The News and Observer, January 13, 2008: Poor among us

Posted on

While folks in Raleigh debate whether to allow mansions to be built on small lots once occupied by more modest homes, and while many people in the affluent communities of North Carolina are still arranging their new Christmas clothes and cashing their bonus checks, many thousands of others are hurting. Sorry about that depressing news, but consider how depressing things must be for the citizens of our state who are living in real poverty — meaning they have not enough to eat, or lack warm clothing, or struggle to pay the rent.

The U.S. Census Bureau says that in 2005, nearly 15 percent of North Carolinians were living in poverty, with people in rural areas and children among those hardest hit. There’s no reason to expect there’s been a dramatic improvement since then. Certainly such findings are disturbing, especially when one considers that in the 1990s, almost 50,000 people were added to the poverty rolls. (That’s from the N.C. Rural Economic Development Center.)

Eastern North Carolina, where traditional industries have been ravaged and economic development has been slow to develop, has some of the largest pockets of poverty. Some counties are at 20 percent and up, with Robeson County having the sad distinction of the state’s highest poverty rate at 32 percent. Dare County, home to beach resorts and vacation homes, has the lowest rate.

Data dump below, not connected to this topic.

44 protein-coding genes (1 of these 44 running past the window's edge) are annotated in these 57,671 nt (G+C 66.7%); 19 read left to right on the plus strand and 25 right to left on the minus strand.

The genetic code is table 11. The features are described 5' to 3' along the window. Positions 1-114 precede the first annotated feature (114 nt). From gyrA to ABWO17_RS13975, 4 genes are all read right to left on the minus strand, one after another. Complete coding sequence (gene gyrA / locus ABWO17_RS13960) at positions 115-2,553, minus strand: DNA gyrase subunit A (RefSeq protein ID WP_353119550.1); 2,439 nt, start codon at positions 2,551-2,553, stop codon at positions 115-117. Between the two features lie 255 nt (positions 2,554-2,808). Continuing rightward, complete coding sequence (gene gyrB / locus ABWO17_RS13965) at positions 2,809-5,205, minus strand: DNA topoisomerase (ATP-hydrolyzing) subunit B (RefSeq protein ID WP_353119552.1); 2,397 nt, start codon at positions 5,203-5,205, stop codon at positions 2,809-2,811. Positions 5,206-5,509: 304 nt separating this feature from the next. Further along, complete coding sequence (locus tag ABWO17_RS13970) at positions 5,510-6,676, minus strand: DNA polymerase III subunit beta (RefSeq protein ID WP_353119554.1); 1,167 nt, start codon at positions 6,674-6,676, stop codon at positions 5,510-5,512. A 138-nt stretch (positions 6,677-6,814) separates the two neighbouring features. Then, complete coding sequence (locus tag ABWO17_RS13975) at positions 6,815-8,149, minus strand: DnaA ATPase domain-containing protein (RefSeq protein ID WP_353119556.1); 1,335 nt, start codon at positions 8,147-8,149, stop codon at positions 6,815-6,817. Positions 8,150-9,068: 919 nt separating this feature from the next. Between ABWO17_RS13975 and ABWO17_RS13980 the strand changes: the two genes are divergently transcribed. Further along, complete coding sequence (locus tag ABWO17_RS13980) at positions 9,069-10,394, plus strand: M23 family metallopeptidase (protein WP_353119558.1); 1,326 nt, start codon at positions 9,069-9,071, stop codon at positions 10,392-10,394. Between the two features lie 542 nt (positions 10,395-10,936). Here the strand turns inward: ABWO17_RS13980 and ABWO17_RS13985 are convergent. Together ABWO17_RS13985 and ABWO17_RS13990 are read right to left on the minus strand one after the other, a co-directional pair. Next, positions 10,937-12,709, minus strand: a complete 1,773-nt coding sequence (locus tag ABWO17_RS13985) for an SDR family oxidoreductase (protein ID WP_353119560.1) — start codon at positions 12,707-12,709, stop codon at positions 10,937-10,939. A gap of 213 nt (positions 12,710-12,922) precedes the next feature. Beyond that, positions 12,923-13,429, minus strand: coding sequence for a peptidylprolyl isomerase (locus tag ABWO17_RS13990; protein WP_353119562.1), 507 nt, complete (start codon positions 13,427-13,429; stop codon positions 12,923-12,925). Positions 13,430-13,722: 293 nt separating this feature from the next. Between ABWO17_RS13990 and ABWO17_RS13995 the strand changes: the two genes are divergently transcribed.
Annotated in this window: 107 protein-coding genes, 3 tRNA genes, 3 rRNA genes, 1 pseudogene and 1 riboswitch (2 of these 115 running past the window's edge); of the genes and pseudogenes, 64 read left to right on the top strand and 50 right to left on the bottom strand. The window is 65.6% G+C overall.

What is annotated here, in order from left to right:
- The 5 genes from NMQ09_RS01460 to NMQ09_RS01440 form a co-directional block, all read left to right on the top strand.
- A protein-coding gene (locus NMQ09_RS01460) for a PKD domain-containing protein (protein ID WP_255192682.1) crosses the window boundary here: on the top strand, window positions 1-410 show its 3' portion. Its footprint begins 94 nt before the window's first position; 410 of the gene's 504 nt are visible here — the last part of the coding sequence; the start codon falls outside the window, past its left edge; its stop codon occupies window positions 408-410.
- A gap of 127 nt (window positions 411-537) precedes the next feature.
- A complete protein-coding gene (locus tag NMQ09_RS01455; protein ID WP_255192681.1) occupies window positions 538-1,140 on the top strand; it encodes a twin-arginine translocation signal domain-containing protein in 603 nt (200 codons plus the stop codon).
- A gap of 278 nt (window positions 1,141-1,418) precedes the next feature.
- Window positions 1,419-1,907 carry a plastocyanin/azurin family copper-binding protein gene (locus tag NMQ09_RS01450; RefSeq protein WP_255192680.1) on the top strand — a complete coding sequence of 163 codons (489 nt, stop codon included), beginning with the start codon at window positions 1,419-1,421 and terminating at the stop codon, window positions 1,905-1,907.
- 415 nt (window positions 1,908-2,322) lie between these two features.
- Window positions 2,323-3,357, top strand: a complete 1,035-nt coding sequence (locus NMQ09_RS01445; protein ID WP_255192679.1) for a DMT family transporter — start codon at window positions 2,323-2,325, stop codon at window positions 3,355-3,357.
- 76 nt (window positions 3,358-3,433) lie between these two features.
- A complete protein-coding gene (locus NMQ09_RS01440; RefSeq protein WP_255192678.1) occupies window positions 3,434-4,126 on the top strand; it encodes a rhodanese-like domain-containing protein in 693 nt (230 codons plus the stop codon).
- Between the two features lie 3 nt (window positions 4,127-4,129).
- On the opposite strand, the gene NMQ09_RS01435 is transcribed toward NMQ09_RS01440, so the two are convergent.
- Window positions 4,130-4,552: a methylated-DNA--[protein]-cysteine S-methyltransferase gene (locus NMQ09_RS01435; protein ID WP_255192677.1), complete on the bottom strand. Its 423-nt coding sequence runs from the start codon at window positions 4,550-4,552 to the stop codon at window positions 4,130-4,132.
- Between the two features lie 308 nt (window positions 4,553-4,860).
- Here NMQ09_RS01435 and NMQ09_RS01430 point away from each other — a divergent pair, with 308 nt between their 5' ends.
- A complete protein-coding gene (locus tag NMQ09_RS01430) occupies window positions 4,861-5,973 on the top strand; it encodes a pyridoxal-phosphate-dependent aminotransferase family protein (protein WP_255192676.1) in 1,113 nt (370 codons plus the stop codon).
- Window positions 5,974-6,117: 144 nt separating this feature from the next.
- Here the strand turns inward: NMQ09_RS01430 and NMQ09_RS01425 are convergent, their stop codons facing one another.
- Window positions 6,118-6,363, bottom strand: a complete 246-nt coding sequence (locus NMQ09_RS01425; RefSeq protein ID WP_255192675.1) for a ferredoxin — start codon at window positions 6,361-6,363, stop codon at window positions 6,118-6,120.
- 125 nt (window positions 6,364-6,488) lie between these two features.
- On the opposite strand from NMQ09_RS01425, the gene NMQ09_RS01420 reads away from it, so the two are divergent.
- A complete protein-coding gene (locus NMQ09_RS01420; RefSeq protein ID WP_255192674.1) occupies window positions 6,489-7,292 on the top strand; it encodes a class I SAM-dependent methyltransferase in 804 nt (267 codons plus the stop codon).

One doesn’t have to travel far in Wake County to see poverty — homeless people, families in run-down dwellings, children in ragged clothes and bare feet. And yet Wake has the highest median income in North Carolina, $58,000, which is substantially above the state median of $41,000. From the City Council chambers in downtown Raleigh, where those arguments over the size of mansions have taken place, and where zoning cases involving multimillion-dollar shopping developments are routinely discussed, it’s not that long a walk to find people who need something to eat.

This isn’t about trying to board everyone on a bus for a collective guilt trip. It is about awareness, about the absolute necessity for the haves never to forget the have-nots, or never to fool themselves into thinking the problem of poverty has somehow been addressed with huge success. It hasn’t, and it’s not likely to be anytime soon. Census figures also remind us that for all the prosperity in some areas, North Carolina remains a poor state for many, one where horizons are limited and where poverty’s impact is felt in shortcomings in education and health care.

And that’s something monumentally important — more important, perhaps, than those who are to some degree comfortable may realize. For having a large percentage of people in poverty means the likelihood of perpetuating a comparable percentage in the future.

The children of poverty often become the adults of poverty, and so on. That’s why it is in everyone’s interest to lift others up. To neglect the problem only makes it worse. To recognize it, and to try to do something about it, helps the state as a whole, from its educational system to its economic well-being. But the effort also speaks to who we are as people, caring not just about ourselves, but about the family of humankind.

« Back to News